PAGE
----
Other reported occurrences that seemed to coincide with "black water":
1) Unusual wave disturbances in the water, with no apparent source.
2) Feelings of restlessness and uneasiness on the part of the witnesses.
3) Some witnesses experienced subsequent sleep disturbances and "weird dreams."
4) Fish have been observed jumping in the "black water" area, without any accompanying sound.
5) On one occasion, a boat was seen to travel into the "black water" zone. At one point, it actually appeared to be traveling backward. Although the affected area of water was only a few hundred yards long, it took the boat over an hour to traverse this distance. And of course, no sound was heard coming from the boat until it passed beyond the "black water."
Linda and I spent the better part of the evening of August 1, 1999 at Shoreline Park with two of the witnesses, all of us hoping to catch a glimpse of this mysterious hydrological happening. We were able to see black zones of non-reflectivity forming out in the middle of the bay, but these were small and short-lived.
After listening to witness accounts of the "black water" phenomena and revisiting the area, I have developed a few thoughts on the subject:
First, let me say at the outset, that "black water" is a phenomenon I have not heard of before Gulf Breeze. One thought I had concerning the missing and attenuated sound: It is possible that an audio technology is being employed similar to an electronic muffler. Essentially, the way this works is; a transducer senses the sound produced by the exhaust system, then feeds a signal to an amplifier and speaker system which reproduces the sound, matching the amplitude of the source sound,
but exactly 180 degrees out of phase. The net perceived sound is a product of the difference between the start time of the original sound wave and the start time of the amplified and inverted sound wave, which lags slightly. I would guestimate the total attenuation of the source sound to be as high as 95% in a well-designed system. The problem with this theory is, in order to affect oncoming source sounds, numerous highly sensitive transducers would have to be employed 360 degrees around the "dead zone", and corresponding speakers would have to be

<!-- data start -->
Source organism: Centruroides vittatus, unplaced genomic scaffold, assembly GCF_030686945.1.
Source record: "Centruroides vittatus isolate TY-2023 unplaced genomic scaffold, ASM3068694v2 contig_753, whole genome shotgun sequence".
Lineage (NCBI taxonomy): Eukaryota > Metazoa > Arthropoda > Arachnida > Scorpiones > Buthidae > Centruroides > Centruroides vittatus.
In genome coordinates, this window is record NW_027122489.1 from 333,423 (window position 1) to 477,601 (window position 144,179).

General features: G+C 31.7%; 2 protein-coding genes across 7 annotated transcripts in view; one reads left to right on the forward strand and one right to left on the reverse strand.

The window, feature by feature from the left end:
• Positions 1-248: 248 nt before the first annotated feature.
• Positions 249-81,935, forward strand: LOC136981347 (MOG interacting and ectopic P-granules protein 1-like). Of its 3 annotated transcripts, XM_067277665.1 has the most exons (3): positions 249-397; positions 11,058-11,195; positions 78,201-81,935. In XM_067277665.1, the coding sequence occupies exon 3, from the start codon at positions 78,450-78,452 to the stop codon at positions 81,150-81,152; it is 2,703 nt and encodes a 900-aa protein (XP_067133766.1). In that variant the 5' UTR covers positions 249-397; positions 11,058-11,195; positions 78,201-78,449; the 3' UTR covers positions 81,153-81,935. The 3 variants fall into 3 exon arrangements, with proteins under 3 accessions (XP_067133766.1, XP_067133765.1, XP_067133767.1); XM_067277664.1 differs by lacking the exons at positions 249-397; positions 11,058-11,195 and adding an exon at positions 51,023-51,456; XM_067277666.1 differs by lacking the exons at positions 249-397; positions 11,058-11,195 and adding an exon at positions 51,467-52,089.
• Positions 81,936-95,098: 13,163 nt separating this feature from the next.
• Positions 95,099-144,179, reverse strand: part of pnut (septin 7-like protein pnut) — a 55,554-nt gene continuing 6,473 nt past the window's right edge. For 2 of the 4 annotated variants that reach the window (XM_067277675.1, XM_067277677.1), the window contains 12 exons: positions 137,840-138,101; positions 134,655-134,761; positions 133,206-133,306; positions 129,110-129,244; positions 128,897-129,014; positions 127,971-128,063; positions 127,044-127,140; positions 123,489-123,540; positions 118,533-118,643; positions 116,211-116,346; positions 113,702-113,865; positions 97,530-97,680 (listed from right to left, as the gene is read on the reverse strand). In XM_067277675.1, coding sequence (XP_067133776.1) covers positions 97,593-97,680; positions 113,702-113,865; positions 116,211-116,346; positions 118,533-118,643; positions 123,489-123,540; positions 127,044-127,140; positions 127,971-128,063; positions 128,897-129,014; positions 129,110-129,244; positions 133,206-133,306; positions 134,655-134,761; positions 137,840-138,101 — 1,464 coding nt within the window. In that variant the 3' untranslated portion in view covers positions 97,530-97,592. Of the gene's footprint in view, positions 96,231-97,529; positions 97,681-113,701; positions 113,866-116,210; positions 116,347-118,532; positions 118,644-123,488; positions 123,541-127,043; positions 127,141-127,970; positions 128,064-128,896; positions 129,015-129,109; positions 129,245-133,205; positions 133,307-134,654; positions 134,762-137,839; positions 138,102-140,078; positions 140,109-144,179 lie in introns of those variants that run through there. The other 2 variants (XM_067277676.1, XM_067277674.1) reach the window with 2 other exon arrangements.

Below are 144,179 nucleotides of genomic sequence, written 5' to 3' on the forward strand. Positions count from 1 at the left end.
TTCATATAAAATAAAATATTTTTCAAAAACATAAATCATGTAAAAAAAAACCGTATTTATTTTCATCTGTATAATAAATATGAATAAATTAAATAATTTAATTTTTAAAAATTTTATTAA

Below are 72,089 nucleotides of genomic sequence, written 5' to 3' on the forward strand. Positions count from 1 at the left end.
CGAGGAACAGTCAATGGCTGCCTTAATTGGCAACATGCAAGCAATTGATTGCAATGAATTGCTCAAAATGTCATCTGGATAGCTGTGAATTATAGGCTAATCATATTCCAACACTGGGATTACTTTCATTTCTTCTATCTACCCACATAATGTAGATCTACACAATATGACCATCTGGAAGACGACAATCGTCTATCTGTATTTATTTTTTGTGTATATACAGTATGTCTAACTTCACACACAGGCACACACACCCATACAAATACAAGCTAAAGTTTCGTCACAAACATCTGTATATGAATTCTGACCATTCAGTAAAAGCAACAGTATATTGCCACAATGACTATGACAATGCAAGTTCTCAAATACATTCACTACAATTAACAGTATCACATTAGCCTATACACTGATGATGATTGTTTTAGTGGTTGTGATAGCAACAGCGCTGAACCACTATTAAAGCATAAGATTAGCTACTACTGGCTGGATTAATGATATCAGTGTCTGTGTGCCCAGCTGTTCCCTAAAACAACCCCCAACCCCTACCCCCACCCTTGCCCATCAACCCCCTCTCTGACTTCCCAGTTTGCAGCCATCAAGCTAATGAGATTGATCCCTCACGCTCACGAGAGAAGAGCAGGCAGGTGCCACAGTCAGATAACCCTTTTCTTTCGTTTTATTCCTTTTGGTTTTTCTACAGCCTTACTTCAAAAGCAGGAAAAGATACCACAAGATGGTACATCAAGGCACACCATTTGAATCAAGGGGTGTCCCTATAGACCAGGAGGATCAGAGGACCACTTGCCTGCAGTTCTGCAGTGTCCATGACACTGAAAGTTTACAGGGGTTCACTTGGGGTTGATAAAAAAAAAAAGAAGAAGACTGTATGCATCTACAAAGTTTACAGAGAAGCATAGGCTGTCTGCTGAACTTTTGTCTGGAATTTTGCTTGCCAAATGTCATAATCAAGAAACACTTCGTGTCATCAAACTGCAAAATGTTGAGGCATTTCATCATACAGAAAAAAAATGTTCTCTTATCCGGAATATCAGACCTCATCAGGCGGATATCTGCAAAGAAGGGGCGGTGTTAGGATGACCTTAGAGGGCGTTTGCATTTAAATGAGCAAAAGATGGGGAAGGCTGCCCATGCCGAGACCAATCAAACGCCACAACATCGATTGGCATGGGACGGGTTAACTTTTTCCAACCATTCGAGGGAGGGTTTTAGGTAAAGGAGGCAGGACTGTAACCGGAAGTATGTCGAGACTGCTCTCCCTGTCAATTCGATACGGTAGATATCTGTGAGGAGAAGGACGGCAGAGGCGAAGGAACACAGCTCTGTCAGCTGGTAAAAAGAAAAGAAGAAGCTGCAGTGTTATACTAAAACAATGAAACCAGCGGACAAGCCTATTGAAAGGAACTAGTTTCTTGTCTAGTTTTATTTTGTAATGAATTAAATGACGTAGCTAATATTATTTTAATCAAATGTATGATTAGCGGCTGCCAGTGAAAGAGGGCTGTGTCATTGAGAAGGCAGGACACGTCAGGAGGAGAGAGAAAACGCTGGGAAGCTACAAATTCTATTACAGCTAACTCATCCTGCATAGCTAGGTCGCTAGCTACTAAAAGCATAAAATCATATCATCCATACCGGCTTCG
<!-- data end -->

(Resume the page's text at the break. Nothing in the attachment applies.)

deployed in a "surround sound" fashion. This would be a quite complicated affair to pull off. And why go to all this trouble in the first place? I only brought this up for the purpose of covering all the bases. I really don't think this is what the folks in Gulf Breeze have been experiencing.
Is "black water" UFO related? No one really knows the extent of side effects caused by a gravity wave generator, and how this can skew our senses. If we're talking about a device that can affect time and space around it (as could have been the case with the boat that moved backward in the "black water"), then it seems logical to expect all sorts of local disturbances, including sound. I remember an incident that happened one night at Lake Monroe in Monroe County, Indiana
in which four teens were enveloped in a blue beam from something hovering above them. Other campers only a few feet away could not hear their screams for help.
One observation I did make while I was visiting Gulf Breeze was that, there were very few military planes and helicopters present in the sky, during the day or night, while I was visiting. Being familiar with the huge military presence in the area, I thought that to be somewhat curious. Then it was pointed out to me by a local friend, that the military has been in a conservation mode ever since expending a large portion of resources on the war in Yugoslavia. That makes sense, but it also confirms to me that UFO activity is down in the area of Gulf Breeze, as it has been in many places. I guarantee you; the military would have planes in the sky, no matter what, if that were the case.